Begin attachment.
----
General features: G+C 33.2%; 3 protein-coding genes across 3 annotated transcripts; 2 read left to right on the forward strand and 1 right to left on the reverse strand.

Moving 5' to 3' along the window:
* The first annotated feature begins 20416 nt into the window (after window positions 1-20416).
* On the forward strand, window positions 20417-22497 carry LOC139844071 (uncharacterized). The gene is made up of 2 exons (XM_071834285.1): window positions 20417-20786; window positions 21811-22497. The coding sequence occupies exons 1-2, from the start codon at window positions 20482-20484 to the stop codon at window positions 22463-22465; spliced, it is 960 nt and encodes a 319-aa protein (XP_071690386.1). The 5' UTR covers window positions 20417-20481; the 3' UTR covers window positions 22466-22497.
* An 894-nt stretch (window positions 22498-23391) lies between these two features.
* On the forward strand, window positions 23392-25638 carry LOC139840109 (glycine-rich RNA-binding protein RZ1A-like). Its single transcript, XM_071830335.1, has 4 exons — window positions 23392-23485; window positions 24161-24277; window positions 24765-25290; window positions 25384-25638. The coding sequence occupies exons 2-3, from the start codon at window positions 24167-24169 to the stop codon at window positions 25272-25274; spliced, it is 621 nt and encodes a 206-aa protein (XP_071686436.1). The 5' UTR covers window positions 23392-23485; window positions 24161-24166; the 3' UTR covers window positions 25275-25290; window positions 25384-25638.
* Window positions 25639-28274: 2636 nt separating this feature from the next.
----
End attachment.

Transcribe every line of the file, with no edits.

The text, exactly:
General features: G+C 33.2%; 3 protein-coding genes across 3 annotated transcripts; 2 read left to right on the forward strand and 1 right to left on the reverse strand.

Moving 5' to 3' along the window:
* The first annotated feature begins 20416 nt into the window (after window positions 1-20416).
* On the forward strand, window positions 20417-22497 carry LOC139844071 (uncharacterized). The gene is made up of 2 exons (XM_071834285.1): window positions 20417-20786; window positions 21811-22497. The coding sequence occupies exons 1-2, from the start codon at window positions 20482-20484 to the stop codon at window positions 22463-22465; spliced, it is 960 nt and encodes a 319-aa protein (XP_071690386.1). The 5' UTR covers window positions 20417-20481; the 3' UTR covers window positions 22466-22497.
* An 894-nt stretch (window positions 22498-23391) lies between these two features.
* On the forward strand, window positions 23392-25638 carry LOC139840109 (glycine-rich RNA-binding protein RZ1A-like). Its single transcript, XM_071830335.1, has 4 exons — window positions 23392-23485; window positions 24161-24277; window positions 24765-25290; window positions 25384-25638. The coding sequence occupies exons 2-3, from the start codon at window positions 24167-24169 to the stop codon at window positions 25272-25274; spliced, it is 621 nt and encodes a 206-aa protein (XP_071686436.1). The 5' UTR covers window positions 23392-23485; window positions 24161-24166; the 3' UTR covers window positions 25275-25290; window positions 25384-25638.
* Window positions 25639-28274: 2636 nt separating this feature from the next.